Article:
Tuesday, April 08, 2014

Baby Makes Six - Finding Out

It's hard to believe that when I wrote my last post on January 1, I was pregnant and didn't know it yet.  And we thought 2013 was challenging!

About a week later, the night before Robb's birthday, I was planning to go out the next day and trying to decide between re-joining the gym or pricing out treadmills.  I had it in my head that I would go out shopping the next day for Robb's birthday presents and would make a decision about the fitness needs of this family.  I'd missed the gym since Robb lost his job back in September, but the kids were begging for a treadmill for here at home, which had some appeal.  I just couldn't think where the best place to put it would be.

For some reason I felt as though I couldn't quite make my decision without answering the nagging question of "Shouldn't I be getting some kind of monthly visitor soon?"  If I had looked at a calendar with any focus at all, I would have realized something was terribly amiss.  But more than a few months ago, Robb had gotten sick of my "frequent" (I say rare) freak outs about being pregnant and had quietly started charting it out for his own mental health, and knowing that he had the information on his little spreadsheet somewhere kept me from bothering to even check for myself.  I mentioned it to him and he breezily mentioned I was due, in the same way he would approximate if we had money in the bank for a pizza.

Looking back, I realize we had gotten very casual indeed on the topic of a pregnancy.  More than five years ago or more, we had decided to try for another baby, but as the months went by, nothing happened. Our lives were too full to chase the dream very hard and as years passed, we came to believe that we were just too old for this sort of thing.  I grieved being "old and dried up"  and Robb made jokes about being much too winded and we simply stopped thinking about it, except for those rare times when it seemed like I might be a whole hour or two "late."  We even had a little stash of pregnancy tests on hand.  One by one, they would turn up negative, we would feel disappointment and then relief.  Followed by the thought that maybe we should do "something permanent"  about all this, which just never seemed right either.  My mom has always said, "When you're done having kids, you know it."  I would puzzle over that, but couldn't quite agree.  I didn't know.  Robb didn't seem to know either.  The kids consistently asked for a little brother or sister, to the point where I asked them to stop because it made me feel badly.   So many times, I would begin to set the table and grab six plates instead of five.  We'd all be sitting in the living-room, watching tv, and I would stifle the urge to call upstairs for "somebody else" to come down and make the circle complete.  I chalked it up to growing up with a family of four kids, but I couldn't shake the feeling that someone was missing.  And all the while, Robb would turn into a squealing little girl whenever we saw a tiny baby out in public.  He would crinkle his eyes into a tight smile over little sleepers and say, "Just one more." And I would reply dryly, not because I was opposed, but because I felt helplessly incapable.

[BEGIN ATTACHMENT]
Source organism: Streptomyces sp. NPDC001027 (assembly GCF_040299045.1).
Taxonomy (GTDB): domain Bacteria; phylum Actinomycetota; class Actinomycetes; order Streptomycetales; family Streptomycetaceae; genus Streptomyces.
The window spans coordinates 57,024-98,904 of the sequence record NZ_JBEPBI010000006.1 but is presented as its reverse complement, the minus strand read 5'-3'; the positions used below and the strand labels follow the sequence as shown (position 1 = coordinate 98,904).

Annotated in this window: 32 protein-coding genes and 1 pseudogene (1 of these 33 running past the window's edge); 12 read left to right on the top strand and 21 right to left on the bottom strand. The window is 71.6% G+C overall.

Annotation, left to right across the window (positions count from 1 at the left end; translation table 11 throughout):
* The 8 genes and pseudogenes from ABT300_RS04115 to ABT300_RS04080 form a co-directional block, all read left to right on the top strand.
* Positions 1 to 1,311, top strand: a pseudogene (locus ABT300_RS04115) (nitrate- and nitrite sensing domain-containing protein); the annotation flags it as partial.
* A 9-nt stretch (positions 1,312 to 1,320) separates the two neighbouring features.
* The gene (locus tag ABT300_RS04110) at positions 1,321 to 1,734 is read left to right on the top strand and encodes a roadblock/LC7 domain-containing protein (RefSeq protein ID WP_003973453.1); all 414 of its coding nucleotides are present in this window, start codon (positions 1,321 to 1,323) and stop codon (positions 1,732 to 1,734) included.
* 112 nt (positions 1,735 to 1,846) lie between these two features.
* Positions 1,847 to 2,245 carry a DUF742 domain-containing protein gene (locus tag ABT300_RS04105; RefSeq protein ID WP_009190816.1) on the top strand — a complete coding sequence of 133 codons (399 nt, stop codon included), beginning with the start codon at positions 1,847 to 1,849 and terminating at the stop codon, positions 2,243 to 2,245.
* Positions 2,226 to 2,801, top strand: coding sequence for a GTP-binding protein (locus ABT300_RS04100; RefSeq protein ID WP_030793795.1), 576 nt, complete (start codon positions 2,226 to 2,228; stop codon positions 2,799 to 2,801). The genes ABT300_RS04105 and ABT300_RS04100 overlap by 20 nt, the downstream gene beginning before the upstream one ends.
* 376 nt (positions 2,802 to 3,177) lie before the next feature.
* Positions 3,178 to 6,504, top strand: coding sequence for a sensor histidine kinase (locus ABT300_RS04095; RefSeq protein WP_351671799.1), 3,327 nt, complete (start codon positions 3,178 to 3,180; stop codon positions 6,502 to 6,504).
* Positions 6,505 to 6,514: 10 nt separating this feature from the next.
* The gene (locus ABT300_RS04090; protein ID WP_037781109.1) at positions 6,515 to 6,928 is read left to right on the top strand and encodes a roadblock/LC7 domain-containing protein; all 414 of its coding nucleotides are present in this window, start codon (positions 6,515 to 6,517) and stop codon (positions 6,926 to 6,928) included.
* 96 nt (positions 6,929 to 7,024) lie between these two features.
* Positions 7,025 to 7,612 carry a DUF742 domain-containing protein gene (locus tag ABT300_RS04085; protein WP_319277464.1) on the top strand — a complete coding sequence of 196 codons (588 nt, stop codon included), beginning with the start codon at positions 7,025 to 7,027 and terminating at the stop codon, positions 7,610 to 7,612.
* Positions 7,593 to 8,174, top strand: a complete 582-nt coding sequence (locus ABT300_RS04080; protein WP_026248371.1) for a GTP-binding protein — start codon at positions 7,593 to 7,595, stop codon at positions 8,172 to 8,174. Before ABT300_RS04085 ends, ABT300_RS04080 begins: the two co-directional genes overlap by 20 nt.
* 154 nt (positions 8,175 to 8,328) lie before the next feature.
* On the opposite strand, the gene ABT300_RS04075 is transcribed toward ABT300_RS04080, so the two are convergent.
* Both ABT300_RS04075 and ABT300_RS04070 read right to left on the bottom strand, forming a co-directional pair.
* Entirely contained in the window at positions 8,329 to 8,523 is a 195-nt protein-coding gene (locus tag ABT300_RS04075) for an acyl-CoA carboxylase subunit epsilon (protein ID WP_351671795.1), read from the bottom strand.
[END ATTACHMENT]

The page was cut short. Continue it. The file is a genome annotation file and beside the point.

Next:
So as that day turned into night, I waited for the kids to go to bed and then informed Robb that I was going to take that pregnancy test.  It was the last one in the cupboard.  He suggested that I wait until the end of the week.  Or maybe after I had a glass of wine.  I told him I just wanted to get it over with. It would be negative and I would be sad and have some wine and go to sleep and get up and go shopping the next day and forget about it. 

We have a quirky thing in this marriage.  I don't take pregnancy tests alone.  Sorry if that's TMI, but when your husband is flawlessly egalitarian, he says, "You didn't get pregnant alone, so you don't get to find out alone."  I joke back that "It's my body" and he retorts with "It's my baby."  There is no winning this little argument, and so I have long since abandoned my fantasies about how I would break the news to him.  We're in this together.  And having done it so many times, we have a ritual and rules: The chief of which is "No looking until after three minutes, just like the timer says."

But this time, as I handed him the test, he glanced at it in an obvious fracture of the rules. Before I could holler "foul" his face morphed into a facefull of disbelief so aggrandized, I was certain he was joking. And then he held the joke for one millisecond  longer than what was actually funny.  And then the world started spinning a bit and I steadied myself against his sink in the bathroom, while he slid down the glass door of the shower, onto the floor with the test still in his hand, still staring at it, still mouth agape.

"no."
"no."
"no."
"no."
"no."